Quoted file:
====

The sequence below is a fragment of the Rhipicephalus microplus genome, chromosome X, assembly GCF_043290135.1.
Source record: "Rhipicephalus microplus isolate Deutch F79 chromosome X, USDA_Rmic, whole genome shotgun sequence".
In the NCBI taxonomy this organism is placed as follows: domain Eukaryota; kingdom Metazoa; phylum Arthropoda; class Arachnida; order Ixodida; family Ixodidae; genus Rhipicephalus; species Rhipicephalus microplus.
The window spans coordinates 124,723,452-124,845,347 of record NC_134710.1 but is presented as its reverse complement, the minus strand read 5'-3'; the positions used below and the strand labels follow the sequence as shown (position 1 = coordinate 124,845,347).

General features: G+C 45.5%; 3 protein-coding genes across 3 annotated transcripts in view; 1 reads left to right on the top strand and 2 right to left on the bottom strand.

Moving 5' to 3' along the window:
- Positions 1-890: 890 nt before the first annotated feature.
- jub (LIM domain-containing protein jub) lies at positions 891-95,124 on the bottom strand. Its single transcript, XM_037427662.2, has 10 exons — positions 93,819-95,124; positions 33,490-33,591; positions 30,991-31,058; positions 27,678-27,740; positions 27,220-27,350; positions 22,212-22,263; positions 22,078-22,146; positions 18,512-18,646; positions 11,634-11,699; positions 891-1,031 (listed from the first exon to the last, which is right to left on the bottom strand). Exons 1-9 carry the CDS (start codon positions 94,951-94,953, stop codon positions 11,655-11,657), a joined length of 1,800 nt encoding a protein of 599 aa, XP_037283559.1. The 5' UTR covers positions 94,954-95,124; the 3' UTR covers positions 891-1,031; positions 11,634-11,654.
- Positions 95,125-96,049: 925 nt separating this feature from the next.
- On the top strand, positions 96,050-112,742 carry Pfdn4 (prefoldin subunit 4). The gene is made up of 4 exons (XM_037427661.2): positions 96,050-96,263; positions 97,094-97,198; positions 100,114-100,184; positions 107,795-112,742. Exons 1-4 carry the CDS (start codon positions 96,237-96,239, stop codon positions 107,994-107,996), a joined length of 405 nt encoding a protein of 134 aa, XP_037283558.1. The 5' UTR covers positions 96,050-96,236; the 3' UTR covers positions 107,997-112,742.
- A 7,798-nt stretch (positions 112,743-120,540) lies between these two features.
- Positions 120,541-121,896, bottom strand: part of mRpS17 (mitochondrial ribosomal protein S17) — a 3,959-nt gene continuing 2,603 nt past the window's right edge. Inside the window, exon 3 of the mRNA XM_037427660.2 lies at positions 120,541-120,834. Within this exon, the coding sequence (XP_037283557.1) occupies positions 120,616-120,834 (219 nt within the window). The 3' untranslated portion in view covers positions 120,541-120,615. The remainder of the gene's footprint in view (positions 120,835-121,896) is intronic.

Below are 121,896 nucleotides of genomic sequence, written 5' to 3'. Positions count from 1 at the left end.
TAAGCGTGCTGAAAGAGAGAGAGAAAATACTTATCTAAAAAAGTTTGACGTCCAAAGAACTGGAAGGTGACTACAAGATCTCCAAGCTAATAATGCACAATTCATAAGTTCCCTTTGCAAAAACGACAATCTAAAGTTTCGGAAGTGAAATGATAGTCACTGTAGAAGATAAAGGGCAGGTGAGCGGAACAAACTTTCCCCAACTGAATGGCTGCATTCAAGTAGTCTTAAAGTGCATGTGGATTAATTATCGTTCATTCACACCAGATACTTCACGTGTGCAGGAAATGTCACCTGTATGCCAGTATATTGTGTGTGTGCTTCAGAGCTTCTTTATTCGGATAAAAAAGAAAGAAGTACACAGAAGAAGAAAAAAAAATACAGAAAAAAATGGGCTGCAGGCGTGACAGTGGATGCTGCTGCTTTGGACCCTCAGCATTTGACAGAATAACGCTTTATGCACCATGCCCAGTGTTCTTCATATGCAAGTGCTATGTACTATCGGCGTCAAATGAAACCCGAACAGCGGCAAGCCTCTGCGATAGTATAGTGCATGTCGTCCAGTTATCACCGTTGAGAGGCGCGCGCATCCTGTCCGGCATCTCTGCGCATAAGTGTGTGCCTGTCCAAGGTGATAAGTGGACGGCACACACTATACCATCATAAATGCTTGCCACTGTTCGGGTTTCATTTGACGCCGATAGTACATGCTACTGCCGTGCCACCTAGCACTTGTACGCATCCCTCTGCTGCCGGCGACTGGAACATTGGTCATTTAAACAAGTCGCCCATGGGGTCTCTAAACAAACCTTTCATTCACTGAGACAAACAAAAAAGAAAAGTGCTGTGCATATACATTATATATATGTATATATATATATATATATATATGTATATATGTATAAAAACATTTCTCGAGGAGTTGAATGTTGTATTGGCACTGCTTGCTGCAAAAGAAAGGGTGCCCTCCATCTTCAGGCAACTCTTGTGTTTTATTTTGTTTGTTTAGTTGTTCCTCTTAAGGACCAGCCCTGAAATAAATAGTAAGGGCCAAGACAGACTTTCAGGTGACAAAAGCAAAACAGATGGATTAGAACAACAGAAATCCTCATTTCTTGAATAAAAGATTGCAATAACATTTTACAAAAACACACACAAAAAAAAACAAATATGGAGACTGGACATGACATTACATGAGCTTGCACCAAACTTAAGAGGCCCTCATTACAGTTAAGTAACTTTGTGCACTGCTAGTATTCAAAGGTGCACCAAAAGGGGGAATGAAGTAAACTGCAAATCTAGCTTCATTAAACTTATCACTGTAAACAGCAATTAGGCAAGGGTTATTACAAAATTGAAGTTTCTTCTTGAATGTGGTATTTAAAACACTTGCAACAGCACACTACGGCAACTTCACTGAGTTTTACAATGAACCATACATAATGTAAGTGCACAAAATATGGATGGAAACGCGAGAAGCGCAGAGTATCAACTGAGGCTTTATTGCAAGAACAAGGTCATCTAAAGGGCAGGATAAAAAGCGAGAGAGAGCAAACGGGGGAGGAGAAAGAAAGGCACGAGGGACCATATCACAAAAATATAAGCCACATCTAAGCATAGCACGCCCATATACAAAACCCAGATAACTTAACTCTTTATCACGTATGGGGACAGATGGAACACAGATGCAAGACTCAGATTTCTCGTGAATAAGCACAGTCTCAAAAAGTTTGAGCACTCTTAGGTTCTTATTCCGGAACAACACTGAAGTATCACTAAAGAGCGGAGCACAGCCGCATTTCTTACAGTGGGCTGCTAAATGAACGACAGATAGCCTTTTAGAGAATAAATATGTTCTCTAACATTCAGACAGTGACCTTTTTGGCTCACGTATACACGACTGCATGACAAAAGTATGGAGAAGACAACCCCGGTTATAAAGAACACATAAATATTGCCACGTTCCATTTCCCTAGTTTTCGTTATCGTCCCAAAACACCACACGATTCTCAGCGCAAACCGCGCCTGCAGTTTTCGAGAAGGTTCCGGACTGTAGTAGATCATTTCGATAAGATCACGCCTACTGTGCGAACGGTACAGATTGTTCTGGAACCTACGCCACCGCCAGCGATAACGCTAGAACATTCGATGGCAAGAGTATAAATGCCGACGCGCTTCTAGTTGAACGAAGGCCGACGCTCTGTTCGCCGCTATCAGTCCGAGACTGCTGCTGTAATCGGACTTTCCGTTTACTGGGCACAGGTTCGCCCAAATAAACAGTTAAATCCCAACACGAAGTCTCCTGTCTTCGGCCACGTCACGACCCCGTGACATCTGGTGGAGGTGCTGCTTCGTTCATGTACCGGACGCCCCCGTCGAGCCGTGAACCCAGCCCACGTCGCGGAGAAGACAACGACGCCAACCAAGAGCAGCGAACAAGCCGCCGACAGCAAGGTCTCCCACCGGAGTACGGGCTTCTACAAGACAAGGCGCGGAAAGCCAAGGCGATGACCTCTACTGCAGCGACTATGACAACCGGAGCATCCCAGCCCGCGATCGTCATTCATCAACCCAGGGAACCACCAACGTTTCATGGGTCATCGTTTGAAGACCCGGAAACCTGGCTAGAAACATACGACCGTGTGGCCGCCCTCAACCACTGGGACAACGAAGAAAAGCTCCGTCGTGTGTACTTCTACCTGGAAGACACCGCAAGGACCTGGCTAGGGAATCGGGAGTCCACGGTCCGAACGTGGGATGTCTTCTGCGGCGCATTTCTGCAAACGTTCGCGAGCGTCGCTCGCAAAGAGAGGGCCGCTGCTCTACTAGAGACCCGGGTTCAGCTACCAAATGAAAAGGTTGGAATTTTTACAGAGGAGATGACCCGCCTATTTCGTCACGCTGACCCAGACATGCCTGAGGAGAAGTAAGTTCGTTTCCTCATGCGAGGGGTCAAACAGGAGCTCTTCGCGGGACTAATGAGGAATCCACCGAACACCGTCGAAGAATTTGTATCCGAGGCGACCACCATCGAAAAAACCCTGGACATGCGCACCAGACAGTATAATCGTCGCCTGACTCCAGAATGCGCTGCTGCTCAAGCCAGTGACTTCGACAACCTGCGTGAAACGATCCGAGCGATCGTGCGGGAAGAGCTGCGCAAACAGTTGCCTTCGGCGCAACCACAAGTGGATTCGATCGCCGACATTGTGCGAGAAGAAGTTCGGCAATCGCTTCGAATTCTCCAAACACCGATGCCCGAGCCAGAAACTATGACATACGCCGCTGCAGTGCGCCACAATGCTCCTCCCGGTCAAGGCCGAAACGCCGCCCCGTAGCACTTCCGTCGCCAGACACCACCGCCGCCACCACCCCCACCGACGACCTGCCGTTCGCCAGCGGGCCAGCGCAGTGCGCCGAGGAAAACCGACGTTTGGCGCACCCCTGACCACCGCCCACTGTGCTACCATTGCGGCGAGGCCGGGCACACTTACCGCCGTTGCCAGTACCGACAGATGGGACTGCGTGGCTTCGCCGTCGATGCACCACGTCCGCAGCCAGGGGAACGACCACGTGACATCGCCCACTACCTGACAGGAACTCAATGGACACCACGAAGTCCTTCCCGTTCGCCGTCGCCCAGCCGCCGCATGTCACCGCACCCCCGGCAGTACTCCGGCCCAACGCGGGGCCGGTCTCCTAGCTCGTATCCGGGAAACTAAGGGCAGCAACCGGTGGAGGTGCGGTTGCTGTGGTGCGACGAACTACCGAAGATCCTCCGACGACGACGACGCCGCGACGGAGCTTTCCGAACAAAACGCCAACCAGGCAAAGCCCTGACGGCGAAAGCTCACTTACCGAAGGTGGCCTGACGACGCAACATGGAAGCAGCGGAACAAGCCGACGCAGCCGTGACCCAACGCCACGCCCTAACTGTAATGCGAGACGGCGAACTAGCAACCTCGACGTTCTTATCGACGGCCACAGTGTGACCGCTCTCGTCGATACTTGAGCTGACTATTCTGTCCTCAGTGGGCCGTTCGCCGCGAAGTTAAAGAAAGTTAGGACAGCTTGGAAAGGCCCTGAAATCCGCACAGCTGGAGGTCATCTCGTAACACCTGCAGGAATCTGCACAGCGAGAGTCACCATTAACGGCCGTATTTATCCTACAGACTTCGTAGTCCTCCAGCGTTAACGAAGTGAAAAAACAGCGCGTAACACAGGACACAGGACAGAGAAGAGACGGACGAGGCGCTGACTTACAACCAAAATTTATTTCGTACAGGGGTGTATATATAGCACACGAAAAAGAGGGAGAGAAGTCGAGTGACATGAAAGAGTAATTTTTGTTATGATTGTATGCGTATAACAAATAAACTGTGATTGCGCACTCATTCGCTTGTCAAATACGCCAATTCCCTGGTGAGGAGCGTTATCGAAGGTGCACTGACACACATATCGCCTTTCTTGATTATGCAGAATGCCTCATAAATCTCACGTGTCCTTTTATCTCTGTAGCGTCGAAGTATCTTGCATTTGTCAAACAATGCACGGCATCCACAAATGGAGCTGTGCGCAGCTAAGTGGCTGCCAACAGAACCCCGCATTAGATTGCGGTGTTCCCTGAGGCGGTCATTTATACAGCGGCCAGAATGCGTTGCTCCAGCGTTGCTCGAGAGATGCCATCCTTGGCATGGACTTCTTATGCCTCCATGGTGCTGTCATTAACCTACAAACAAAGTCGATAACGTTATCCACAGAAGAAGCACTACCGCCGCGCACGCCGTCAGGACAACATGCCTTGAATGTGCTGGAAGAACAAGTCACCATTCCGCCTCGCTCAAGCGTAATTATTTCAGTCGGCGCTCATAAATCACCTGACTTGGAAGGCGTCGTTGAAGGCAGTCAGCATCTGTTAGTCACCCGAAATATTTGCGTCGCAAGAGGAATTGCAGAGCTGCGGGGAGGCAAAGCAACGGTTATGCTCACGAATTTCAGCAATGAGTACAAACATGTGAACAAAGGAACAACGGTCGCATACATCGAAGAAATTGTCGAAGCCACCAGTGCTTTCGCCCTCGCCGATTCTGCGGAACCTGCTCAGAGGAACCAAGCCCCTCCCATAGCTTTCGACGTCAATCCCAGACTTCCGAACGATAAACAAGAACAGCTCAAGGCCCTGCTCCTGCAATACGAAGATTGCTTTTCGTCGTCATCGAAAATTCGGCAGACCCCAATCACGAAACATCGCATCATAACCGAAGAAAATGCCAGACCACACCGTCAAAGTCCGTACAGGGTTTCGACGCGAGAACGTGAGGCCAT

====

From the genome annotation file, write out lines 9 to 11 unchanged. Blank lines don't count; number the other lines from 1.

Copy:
- Positions 95,125-96,049: 925 nt separating this feature from the next.
- On the top strand, positions 96,050-112,742 carry Pfdn4 (prefoldin subunit 4). The gene is made up of 4 exons (XM_037427661.2): positions 96,050-96,263; positions 97,094-97,198; positions 100,114-100,184; positions 107,795-112,742. Exons 1-4 carry the CDS (start codon positions 96,237-96,239, stop codon positions 107,994-107,996), a joined length of 405 nt encoding a protein of 134 aa, XP_037283558.1. The 5' UTR covers positions 96,050-96,236; the 3' UTR covers positions 107,997-112,742.
- A 7,798-nt stretch (positions 112,743-120,540) lies between these two features.